Study Area and Methods Used......................................................................... 18
!"Study area........................................................................................................................... 18
!"Classification of dieback severity and assessment of extent ............................................. 18
!"Mangrove composition and condition................................................................................ 20
!"Measurement of plant photosynthesis ............................................................................... 22
!"Sample collection ............................................................................................................... 22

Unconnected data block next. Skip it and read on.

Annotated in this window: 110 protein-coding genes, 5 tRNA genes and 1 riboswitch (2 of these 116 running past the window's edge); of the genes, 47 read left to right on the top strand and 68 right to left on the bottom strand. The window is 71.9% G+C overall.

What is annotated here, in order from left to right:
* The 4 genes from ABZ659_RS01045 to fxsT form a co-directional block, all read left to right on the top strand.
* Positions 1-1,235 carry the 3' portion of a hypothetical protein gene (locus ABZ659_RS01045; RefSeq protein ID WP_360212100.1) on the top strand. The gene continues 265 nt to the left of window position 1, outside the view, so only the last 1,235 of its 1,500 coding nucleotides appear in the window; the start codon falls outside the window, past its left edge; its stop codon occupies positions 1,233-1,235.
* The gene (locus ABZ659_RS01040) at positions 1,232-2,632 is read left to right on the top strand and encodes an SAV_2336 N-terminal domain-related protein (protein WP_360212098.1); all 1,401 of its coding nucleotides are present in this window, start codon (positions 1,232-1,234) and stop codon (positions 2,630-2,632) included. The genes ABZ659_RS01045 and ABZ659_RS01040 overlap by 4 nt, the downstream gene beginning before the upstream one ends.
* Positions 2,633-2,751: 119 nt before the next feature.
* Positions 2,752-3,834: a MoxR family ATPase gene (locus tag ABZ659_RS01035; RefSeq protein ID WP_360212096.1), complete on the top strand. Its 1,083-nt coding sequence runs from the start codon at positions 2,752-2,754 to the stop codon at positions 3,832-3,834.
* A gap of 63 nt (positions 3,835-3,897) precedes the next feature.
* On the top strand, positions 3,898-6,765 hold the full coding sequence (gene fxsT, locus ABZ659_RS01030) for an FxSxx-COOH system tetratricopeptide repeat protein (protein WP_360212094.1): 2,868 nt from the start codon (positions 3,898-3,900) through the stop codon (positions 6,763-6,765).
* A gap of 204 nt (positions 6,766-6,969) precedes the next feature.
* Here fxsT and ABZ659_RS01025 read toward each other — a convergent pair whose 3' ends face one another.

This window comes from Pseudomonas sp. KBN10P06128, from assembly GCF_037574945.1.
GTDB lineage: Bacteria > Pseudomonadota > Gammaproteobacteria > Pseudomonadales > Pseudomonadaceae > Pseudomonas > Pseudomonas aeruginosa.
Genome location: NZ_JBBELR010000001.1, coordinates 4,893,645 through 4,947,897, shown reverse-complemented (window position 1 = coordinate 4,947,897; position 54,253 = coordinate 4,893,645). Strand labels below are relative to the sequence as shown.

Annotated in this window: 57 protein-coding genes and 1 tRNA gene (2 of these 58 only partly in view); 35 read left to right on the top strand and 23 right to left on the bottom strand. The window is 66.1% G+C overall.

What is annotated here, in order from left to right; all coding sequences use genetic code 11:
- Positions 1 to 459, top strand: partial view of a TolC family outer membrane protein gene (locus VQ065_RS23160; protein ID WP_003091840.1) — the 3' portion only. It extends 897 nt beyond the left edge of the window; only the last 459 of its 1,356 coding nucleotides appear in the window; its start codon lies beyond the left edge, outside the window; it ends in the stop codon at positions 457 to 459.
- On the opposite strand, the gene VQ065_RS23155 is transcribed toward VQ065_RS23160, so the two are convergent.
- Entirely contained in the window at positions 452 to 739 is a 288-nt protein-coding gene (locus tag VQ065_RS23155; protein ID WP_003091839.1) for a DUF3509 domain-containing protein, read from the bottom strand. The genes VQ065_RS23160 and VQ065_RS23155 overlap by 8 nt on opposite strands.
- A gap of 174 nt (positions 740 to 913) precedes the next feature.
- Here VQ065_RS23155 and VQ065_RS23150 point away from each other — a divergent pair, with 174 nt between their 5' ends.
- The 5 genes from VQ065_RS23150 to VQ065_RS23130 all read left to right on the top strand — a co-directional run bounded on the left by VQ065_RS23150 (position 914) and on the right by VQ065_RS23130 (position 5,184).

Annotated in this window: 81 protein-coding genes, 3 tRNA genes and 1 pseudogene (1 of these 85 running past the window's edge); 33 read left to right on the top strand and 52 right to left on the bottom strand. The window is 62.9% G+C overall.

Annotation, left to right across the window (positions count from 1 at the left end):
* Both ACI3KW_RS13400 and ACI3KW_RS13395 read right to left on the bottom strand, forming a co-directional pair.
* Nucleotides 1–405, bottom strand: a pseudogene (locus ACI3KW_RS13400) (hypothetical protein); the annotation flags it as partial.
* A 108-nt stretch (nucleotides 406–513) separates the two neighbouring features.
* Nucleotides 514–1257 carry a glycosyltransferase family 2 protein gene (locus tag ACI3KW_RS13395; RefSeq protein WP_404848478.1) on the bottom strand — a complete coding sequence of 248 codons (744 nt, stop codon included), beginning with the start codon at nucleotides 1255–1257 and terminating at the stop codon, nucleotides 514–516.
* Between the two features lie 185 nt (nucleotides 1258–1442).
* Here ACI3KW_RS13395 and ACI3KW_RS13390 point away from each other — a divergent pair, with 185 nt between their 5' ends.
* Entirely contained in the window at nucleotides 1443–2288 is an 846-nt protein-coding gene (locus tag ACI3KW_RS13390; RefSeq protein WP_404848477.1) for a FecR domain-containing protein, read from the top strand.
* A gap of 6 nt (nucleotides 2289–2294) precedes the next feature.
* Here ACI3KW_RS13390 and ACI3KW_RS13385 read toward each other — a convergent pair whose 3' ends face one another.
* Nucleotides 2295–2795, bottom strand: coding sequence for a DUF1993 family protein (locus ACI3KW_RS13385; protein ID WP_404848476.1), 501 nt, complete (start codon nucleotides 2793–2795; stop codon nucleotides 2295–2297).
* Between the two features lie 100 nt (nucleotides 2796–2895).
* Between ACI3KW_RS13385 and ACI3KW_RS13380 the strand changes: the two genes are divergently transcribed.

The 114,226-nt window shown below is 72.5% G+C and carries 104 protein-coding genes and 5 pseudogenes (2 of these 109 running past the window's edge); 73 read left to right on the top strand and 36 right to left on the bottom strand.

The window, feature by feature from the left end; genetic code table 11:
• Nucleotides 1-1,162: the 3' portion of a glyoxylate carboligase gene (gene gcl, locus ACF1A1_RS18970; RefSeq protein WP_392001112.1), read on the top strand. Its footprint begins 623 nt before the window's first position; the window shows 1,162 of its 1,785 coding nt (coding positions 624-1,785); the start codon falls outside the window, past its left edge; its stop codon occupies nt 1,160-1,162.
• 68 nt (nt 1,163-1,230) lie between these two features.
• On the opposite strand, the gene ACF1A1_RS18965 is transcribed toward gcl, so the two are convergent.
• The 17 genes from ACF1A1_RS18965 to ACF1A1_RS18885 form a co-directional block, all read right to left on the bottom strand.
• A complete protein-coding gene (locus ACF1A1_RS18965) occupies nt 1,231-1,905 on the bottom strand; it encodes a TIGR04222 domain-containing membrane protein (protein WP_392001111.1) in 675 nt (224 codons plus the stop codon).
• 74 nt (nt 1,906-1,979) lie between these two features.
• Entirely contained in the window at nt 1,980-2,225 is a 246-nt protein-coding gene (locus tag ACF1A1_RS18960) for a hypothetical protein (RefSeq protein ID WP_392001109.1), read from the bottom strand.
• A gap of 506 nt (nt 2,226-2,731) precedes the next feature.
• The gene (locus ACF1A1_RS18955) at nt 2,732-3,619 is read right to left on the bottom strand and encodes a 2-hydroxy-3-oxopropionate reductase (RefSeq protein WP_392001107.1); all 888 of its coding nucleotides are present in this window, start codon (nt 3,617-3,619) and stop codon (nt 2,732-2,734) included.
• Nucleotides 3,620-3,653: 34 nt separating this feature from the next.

!"Sample analyses ................................................................................................................. 22

Results of the Investigation............................................................................... 27
!"Assessment of mangrove condition – spatial and temporal quantification........................ 27
!"Plant response parameters – Avicennia marina.................................................................. 35
!"Water and sediment conditions .......................................................................................... 43

Discussion of Findings....................................................................................... 50
!"Aspects of this investigation .............................................................................................. 50